How many times have you read a book only to put it down afterwards and promptly forget what you read? That happens when the words don’t engage our hearts.  On the other hand, when you read a book that captures your imagination and emotions, it stays with you forever.

In elementary school I read Madeleine L’Engle’s  book, A Wrinkle in Time. I remembered that story because it had stirred things in my heart. I could relate to the main character; the insecure, glasses-wearing Meg with a big heart that wanted to help others but didn’t know how.

For years I wished I could read that book again, but I couldn’t remember the title no matter what I did. However, as an adult I ran across the book by accident and as soon as I began reading it, I knew it was the beloved book I’d read as a girl. Even without knowing the title, my heart remembered the story.

In the same way, when the Bible engages your heart, it becomes more than just words on a page. It becomes embedded in your heart.

Psalm 1:2-3 The Message ..“…you thrill to God’s Word,  you chew on Scripture day and night. You’re a tree replanted in Eden,     bearing fresh fruit every month, Never dropping a leaf,     always in blossom.”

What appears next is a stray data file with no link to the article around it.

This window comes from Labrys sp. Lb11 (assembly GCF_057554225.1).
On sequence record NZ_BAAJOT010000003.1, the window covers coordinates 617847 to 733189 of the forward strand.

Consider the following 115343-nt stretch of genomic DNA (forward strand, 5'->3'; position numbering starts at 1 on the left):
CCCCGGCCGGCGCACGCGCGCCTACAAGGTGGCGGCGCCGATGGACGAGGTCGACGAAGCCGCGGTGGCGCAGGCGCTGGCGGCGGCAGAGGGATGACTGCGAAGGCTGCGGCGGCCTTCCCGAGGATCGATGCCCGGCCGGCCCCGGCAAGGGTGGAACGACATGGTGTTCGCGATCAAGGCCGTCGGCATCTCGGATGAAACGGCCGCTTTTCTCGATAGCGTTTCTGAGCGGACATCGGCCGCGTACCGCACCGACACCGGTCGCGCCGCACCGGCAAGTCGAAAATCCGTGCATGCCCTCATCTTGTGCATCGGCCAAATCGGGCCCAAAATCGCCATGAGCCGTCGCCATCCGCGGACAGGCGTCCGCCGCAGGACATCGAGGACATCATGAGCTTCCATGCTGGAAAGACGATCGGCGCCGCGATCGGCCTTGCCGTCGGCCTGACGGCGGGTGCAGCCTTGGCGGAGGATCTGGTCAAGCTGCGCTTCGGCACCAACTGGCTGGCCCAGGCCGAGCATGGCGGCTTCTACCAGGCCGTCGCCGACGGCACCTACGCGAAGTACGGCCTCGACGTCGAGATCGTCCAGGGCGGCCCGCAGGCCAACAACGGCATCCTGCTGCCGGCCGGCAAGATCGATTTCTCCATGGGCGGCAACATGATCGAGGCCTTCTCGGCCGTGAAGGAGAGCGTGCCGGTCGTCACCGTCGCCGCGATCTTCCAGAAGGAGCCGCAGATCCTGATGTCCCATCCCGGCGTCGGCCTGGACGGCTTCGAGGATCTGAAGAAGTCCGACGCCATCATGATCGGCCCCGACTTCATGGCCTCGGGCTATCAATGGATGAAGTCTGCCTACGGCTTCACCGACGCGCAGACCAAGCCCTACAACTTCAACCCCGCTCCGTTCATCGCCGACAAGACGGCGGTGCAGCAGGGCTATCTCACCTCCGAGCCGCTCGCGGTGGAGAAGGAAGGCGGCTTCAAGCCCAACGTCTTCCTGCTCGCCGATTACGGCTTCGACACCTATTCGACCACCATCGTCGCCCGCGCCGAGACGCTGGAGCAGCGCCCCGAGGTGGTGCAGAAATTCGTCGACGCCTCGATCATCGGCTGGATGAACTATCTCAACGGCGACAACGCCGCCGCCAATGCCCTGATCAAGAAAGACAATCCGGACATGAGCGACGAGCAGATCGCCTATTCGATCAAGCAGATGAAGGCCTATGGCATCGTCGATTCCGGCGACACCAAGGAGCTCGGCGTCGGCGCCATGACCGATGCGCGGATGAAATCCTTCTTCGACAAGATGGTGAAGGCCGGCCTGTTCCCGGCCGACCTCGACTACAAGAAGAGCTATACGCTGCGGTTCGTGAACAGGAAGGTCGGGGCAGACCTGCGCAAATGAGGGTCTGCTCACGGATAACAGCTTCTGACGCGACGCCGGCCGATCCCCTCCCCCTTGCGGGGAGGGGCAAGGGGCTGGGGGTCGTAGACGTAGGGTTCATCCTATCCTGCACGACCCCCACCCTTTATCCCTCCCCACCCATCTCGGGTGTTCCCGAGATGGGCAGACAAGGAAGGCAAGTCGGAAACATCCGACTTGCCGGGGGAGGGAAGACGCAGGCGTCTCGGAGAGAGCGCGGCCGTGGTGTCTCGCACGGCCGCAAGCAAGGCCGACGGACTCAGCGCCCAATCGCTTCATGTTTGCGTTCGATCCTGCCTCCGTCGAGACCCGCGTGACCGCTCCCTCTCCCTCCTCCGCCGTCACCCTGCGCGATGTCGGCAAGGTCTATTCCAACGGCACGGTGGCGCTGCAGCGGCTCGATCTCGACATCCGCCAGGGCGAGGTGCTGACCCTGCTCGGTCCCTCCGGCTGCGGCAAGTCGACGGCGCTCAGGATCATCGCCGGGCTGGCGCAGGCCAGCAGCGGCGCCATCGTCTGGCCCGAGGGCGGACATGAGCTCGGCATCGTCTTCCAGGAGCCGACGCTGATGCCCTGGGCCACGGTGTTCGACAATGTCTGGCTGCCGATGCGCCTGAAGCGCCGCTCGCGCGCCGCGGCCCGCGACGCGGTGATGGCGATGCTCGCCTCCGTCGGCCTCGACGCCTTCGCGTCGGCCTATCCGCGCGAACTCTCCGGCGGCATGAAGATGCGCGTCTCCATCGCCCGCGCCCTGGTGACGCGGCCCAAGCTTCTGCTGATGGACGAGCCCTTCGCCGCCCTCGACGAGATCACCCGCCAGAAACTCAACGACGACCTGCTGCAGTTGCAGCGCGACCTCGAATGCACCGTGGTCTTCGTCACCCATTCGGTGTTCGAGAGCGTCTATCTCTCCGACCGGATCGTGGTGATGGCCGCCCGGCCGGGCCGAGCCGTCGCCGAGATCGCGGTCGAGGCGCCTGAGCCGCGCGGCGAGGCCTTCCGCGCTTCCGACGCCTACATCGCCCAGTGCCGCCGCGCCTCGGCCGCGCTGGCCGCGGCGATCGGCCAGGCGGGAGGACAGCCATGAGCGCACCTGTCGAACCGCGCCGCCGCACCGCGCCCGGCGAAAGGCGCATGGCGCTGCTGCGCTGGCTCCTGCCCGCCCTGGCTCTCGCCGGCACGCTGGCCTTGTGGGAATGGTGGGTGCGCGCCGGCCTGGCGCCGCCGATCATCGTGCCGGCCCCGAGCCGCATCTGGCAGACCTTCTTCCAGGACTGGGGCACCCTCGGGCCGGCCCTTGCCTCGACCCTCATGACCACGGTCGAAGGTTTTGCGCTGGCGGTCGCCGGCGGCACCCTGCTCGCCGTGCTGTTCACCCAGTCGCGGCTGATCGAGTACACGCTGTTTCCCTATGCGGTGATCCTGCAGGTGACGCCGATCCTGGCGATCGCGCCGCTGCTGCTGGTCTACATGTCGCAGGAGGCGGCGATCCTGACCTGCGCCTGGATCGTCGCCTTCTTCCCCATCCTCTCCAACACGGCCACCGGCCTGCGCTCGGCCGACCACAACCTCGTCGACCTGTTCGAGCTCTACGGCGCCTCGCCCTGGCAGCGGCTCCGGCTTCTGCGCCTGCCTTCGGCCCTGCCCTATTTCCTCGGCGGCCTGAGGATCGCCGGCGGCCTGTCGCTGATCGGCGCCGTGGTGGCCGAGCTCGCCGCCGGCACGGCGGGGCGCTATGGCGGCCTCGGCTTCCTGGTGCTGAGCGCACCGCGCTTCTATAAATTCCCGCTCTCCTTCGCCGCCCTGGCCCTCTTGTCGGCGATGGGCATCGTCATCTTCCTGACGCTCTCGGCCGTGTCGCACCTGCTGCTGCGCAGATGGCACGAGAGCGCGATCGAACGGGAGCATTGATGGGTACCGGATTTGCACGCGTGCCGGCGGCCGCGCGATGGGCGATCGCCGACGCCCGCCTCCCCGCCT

3. You live it.

Psalm 119:11 The Voice   “Deep within me I have hidden Your word
so that I will never sin against You.”

Because of newly diagnosed heart issues, I’ve had to begin making lifestyle changes: watching my sodium intake, diet and exercise (yes I hear those collective groans!). The medication  is helping to manage things, but in order for it to be most effective, I have to live differently each day, actually doing what the doctor says. It’s not enough to read about heart disease or to  know I have to make changes. I just have to “DO” it in order for it to be most effective.

In the same way, as Christians, it’s not enough to read God’s word or to know we need to make changes because we feel conviction when we read the Bible. We must do what it says to get the most benefit from our faith.

The Bible might be foolishness to those who never bother to look inside it’s covers, but to all who read it, love it and live it, God’s Word brings life  and health.

Joshua 1:8 The Voice   Let the words from the book of the law be always on your lips. Meditate on them day and night so that you may be careful to live by all that is written in it. If you do, as you make your way through this world, you will prosper and always find success.


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This week we want to extend our congratulations to Deena and her new baby!

Little Caylynn arrived November 2nd at 1:58 am.
She’s 7 pounds & 2oz and 19 & ¾ inches long

                        All those who saw her photo on Facebook will agree – She’s a little sweetheart! Be sure to pass along your good wishes to Deena when you see her!

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The invitation to intimacy with God